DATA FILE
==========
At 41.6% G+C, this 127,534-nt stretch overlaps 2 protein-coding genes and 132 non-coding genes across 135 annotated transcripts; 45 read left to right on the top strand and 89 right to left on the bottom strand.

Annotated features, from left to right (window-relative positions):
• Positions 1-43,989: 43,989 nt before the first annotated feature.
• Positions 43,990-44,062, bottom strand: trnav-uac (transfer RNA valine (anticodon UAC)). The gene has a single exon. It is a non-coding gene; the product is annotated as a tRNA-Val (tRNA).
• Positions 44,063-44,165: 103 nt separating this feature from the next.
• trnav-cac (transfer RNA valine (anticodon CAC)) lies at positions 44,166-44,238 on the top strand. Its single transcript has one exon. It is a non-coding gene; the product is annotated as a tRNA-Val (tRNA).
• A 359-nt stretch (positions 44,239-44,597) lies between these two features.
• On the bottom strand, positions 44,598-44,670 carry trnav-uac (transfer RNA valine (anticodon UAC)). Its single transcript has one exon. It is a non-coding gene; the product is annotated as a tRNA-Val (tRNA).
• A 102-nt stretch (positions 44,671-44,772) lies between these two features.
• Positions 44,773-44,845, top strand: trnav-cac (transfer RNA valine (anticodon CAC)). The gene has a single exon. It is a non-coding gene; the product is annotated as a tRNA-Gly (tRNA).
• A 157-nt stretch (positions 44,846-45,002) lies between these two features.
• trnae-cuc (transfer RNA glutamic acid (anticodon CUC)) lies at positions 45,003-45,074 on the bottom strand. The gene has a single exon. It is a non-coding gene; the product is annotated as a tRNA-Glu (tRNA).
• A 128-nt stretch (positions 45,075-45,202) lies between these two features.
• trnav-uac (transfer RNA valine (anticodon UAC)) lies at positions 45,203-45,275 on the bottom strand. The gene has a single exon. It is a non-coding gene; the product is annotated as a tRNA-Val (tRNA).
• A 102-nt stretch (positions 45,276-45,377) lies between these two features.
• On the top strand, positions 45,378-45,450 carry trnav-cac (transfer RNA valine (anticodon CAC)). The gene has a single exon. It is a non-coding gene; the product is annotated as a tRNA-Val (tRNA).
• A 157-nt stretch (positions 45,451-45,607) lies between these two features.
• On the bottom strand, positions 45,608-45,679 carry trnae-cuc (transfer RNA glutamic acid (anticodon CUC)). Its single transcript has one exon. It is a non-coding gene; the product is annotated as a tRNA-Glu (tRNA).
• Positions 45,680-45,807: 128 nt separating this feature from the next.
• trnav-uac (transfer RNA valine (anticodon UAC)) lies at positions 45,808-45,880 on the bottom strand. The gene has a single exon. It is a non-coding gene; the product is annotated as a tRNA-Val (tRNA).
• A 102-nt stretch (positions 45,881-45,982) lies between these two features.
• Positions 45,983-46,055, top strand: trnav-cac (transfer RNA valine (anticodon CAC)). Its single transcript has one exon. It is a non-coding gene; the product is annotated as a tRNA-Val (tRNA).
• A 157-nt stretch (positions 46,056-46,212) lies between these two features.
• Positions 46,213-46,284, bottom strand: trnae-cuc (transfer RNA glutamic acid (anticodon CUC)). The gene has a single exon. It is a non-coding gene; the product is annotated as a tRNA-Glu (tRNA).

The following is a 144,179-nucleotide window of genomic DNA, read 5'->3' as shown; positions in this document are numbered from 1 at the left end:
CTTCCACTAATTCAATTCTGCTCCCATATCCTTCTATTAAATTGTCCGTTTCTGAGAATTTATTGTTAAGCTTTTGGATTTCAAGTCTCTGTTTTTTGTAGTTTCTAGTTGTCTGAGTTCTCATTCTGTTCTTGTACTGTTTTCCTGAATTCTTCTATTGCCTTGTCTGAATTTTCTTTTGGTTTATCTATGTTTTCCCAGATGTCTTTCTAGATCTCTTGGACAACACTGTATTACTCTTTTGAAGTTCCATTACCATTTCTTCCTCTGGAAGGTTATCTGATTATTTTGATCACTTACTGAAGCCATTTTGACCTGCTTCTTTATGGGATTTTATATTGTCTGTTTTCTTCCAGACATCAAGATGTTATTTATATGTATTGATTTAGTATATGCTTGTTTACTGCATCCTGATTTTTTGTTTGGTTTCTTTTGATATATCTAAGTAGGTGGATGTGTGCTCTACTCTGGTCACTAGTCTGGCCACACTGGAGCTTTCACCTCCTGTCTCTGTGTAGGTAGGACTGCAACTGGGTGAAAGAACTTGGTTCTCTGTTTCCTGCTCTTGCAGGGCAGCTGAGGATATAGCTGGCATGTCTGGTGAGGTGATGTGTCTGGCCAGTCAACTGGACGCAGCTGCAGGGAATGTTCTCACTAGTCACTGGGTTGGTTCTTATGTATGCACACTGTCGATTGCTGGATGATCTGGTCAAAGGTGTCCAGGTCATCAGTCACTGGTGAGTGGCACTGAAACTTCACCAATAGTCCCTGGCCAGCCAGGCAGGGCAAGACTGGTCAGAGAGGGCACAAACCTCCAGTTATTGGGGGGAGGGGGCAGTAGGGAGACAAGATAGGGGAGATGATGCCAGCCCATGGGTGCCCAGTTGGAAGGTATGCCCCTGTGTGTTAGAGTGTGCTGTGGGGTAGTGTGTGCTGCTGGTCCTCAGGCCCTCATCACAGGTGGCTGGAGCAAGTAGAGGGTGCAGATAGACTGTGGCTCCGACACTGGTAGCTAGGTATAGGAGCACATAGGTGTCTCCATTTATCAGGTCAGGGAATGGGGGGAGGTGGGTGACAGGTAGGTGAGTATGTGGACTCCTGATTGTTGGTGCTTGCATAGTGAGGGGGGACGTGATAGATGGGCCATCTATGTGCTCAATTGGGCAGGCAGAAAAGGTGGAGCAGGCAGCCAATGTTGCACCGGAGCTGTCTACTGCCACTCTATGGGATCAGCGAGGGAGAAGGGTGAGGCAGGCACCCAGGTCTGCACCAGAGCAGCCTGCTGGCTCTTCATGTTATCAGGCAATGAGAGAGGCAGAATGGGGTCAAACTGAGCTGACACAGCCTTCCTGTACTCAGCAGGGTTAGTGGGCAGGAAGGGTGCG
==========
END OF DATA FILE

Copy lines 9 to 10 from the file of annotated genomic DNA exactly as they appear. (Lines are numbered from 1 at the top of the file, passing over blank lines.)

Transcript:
• A 102-nt stretch (positions 44,671-44,772) lies between these two features.
• Positions 44,773-44,845, top strand: trnav-cac (transfer RNA valine (anticodon CAC)). The gene has a single exon. It is a non-coding gene; the product is annotated as a tRNA-Gly (tRNA).